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Biodegradable polyurethane foam from liquefied waste paper and its thermal stability, biodegradability, and genotoxicity

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Abstract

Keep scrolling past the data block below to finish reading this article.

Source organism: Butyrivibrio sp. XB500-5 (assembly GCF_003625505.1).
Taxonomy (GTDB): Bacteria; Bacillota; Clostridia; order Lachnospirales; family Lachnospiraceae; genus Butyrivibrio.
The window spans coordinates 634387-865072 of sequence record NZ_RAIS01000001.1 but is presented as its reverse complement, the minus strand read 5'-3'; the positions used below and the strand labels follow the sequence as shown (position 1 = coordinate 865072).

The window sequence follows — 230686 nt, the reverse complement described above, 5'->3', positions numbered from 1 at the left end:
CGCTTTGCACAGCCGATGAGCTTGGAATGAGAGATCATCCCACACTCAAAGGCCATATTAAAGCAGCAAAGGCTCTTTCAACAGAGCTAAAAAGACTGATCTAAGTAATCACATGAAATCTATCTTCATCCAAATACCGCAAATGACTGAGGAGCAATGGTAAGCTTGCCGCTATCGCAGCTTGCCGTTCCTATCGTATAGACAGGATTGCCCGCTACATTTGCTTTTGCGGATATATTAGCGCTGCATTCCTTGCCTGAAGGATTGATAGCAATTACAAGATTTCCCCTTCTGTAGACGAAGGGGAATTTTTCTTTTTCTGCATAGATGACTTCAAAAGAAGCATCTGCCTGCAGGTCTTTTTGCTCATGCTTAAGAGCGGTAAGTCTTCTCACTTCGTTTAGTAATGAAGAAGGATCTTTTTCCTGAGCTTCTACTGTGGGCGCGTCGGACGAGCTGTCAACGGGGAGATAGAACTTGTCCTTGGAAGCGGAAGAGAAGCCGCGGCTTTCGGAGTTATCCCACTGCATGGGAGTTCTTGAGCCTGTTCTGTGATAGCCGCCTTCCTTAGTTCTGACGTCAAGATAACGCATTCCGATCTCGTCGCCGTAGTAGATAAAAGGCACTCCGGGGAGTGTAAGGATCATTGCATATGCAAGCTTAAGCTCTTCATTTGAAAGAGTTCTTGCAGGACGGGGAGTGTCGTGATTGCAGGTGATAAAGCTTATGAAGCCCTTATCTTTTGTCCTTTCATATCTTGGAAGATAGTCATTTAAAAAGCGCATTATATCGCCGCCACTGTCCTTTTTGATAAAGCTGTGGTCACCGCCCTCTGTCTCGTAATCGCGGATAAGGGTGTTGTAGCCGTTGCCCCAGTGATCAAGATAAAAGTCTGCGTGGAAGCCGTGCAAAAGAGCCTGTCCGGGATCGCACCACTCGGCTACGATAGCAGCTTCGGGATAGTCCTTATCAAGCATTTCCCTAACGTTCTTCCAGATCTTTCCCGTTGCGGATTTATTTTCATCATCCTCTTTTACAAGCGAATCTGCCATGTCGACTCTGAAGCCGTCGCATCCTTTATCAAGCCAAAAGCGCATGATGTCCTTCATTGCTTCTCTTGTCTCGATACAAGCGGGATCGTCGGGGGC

Liquefaction of waste paper (WP) was conducted in the presence of polyhydric alcohols to prepare biodegradable polyurethane foam. The liquefied-WP-based polyol had suitable characteristics such as apparent molecular weight, hydroxyl value, and viscosity for the preparation of rigid polyurethane foam and was successfully applied to produce polyurethane foam with the appropriate combinations of foaming agents. The obtained foams showed satisfactory densities and mechanical properties as good as those of foams obtained from liquefied wood- and starch-based polyols. The foams had almost the same thermal stability at initial weight loss and seemed to be potentially biodegradable because they were degraded to some extent in leaf mold. There were no mutagens or carcinogens in the water extracts of the foams. © 2002 Wiley Periodicals, Inc. J Appl Polym Sci 83: 1482–1489, 2002

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